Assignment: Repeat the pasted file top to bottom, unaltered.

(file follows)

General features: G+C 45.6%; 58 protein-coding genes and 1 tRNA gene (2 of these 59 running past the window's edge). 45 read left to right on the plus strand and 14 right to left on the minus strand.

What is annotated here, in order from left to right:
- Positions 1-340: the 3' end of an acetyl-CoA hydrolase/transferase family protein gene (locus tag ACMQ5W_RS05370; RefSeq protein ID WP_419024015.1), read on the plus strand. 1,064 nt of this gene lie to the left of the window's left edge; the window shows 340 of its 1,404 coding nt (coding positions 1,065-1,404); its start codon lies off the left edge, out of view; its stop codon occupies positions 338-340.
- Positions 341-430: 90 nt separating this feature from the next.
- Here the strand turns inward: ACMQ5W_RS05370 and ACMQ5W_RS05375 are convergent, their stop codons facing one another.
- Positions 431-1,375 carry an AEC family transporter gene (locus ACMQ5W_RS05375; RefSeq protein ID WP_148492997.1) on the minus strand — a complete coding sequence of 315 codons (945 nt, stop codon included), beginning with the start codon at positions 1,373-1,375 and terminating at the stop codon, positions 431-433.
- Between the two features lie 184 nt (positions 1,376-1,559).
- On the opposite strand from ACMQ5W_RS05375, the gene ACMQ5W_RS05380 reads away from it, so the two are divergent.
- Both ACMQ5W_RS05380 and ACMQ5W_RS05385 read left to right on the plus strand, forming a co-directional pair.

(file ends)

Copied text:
General features: G+C 45.6%; 58 protein-coding genes and 1 tRNA gene (2 of these 59 running past the window's edge). 45 read left to right on the plus strand and 14 right to left on the minus strand.

What is annotated here, in order from left to right:
- Positions 1-340: the 3' end of an acetyl-CoA hydrolase/transferase family protein gene (locus tag ACMQ5W_RS05370; RefSeq protein ID WP_419024015.1), read on the plus strand. 1,064 nt of this gene lie to the left of the window's left edge; the window shows 340 of its 1,404 coding nt (coding positions 1,065-1,404); its start codon lies off the left edge, out of view; its stop codon occupies positions 338-340.
- Positions 341-430: 90 nt separating this feature from the next.
- Here the strand turns inward: ACMQ5W_RS05370 and ACMQ5W_RS05375 are convergent, their stop codons facing one another.
- Positions 431-1,375 carry an AEC family transporter gene (locus ACMQ5W_RS05375; RefSeq protein ID WP_148492997.1) on the minus strand — a complete coding sequence of 315 codons (945 nt, stop codon included), beginning with the start codon at positions 1,373-1,375 and terminating at the stop codon, positions 431-433.
- Between the two features lie 184 nt (positions 1,376-1,559).
- On the opposite strand from ACMQ5W_RS05375, the gene ACMQ5W_RS05380 reads away from it, so the two are divergent.
- Both ACMQ5W_RS05380 and ACMQ5W_RS05385 read left to right on the plus strand, forming a co-directional pair.